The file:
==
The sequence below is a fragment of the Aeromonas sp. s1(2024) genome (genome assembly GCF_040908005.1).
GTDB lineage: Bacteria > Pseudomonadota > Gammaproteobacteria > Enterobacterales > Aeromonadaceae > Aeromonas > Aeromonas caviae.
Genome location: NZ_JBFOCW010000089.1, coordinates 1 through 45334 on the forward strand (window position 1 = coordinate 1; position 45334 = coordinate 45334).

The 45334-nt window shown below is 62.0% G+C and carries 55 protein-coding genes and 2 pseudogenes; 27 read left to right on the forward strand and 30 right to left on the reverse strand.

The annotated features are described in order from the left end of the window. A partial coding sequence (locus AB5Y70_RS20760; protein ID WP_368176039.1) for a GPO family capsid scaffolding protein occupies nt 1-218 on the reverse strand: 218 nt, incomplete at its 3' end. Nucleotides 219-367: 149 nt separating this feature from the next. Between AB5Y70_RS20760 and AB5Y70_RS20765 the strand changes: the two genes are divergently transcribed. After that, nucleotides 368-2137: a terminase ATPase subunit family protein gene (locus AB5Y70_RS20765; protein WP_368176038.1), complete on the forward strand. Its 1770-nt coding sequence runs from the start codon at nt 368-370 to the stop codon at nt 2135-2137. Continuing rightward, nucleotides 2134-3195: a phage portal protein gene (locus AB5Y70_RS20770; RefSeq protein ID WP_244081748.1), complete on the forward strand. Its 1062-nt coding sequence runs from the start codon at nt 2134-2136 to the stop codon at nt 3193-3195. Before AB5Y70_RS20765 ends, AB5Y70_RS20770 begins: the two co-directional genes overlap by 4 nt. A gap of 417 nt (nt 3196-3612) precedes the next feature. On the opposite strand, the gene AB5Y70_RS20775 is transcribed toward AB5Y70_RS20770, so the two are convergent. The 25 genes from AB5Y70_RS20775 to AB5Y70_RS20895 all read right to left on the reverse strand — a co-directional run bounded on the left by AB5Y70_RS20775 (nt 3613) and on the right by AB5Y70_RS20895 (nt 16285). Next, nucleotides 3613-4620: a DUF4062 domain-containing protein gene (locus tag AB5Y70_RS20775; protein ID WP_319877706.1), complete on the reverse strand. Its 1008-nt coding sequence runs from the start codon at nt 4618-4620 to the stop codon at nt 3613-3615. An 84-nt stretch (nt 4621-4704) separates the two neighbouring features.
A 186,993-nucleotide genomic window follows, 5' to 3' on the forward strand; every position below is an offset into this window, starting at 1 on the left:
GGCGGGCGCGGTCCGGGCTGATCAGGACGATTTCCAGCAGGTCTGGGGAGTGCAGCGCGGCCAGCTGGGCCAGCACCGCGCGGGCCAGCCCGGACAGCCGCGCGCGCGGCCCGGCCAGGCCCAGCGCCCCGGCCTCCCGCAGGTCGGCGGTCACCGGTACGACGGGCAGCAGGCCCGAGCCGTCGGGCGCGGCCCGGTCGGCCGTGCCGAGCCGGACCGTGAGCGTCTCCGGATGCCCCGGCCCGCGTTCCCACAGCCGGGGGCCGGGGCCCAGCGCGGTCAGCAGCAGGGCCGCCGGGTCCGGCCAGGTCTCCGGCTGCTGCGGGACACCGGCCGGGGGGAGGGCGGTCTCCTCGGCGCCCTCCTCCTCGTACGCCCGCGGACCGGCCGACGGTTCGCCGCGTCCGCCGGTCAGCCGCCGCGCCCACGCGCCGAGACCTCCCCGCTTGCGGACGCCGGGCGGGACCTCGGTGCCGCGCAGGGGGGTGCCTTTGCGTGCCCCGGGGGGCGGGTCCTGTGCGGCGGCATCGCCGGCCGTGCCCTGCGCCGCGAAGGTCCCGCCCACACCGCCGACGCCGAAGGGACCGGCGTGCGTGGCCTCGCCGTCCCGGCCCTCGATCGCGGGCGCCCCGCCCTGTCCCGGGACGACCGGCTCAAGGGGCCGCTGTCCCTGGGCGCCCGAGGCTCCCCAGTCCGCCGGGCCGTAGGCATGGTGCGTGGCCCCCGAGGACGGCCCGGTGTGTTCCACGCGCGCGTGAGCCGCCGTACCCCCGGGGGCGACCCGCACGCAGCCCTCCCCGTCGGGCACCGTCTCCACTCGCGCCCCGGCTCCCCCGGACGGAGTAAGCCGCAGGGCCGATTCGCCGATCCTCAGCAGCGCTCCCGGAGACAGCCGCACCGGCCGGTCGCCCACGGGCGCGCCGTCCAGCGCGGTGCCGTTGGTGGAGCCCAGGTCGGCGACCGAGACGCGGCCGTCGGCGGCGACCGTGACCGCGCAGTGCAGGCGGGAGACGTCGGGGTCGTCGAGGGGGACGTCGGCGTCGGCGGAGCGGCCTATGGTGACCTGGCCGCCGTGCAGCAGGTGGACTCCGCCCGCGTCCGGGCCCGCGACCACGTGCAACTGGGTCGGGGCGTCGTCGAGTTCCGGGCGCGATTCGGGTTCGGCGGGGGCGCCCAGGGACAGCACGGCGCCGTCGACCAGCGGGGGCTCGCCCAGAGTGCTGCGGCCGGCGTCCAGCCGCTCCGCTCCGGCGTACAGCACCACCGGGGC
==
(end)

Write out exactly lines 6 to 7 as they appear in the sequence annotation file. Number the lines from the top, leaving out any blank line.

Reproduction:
A 186,993-nucleotide genomic window follows, 5' to 3' on the forward strand; every position below is an offset into this window, starting at 1 on the left:
GGCGGGCGCGGTCCGGGCTGATCAGGACGATTTCCAGCAGGTCTGGGGAGTGCAGCGCGGCCAGCTGGGCCAGCACCGCGCGGGCCAGCCCGGACAGCCGCGCGCGCGGCCCGGCCAGGCCCAGCGCCCCGGCCTCCCGCAGGTCGGCGGTCACCGGTACGACGGGCAGCAGGCCCGAGCCGTCGGGCGCGGCCCGGTCGGCCGTGCCGAGCCGGACCGTGAGCGTCTCCGGATGCCCCGGCCCGCGTTCCCACAGCCGGGGGCCGGGGCCCAGCGCGGTCAGCAGCAGGGCCGCCGGGTCCGGCCAGGTCTCCGGCTGCTGCGGGACACCGGCCGGGGGGAGGGCGGTCTCCTCGGCGCCCTCCTCCTCGTACGCCCGCGGACCGGCCGACGGTTCGCCGCGTCCGCCGGTCAGCCGCCGCGCCCACGCGCCGAGACCTCCCCGCTTGCGGACGCCGGGCGGGACCTCGGTGCCGCGCAGGGGGGTGCCTTTGCGTGCCCCGGGGGGCGGGTCCTGTGCGGCGGCATCGCCGGCCGTGCCCTGCGCCGCGAAGGTCCCGCCCACACCGCCGACGCCGAAGGGACCGGCGTGCGTGGCCTCGCCGTCCCGGCCCTCGATCGCGGGCGCCCCGCCCTGTCCCGGGACGACCGGCTCAAGGGGCCGCTGTCCCTGGGCGCCCGAGGCTCCCCAGTCCGCCGGGCCGTAGGCATGGTGCGTGGCCCCCGAGGACGGCCCGGTGTGTTCCACGCGCGCGTGAGCCGCCGTACCCCCGGGGGCGACCCGCACGCAGCCCTCCCCGTCGGGCACCGTCTCCACTCGCGCCCCGGCTCCCCCGGACGGAGTAAGCCGCAGGGCCGATTCGCCGATCCTCAGCAGCGCTCCCGGAGACAGCCGCACCGGCCGGTCGCCCACGGGCGCGCCGTCCAGCGCGGTGCCGTTGGTGGAGCCCAGGTCGGCGACCGAGACGCGGCCGTCGGCGGCGACCGTGACCGCGCAGTGCAGGCGGGAGACGTCGGGGTCGTCGAGGGGGACGTCGGCGTCGGCGGAGCGGCCTATGGTGACCTGGCCGCCGTGCAGCAGGTGGACTCCGCCCGCGTCCGGGCCCGCGACCACGTGCAACTGGGTCGGGGCGTCGTCGAGTTCCGGGCGCGATTCGGGTTCGGCGGGGGCGCCCAGGGACAGCACGGCGCCGTCGACCAGCGGGGGCTCGCCCAGAGTGCTGCGGCCGGCGTCCAGCCGCTCCGCTCCGGCGTACAGCACCACCGGGGC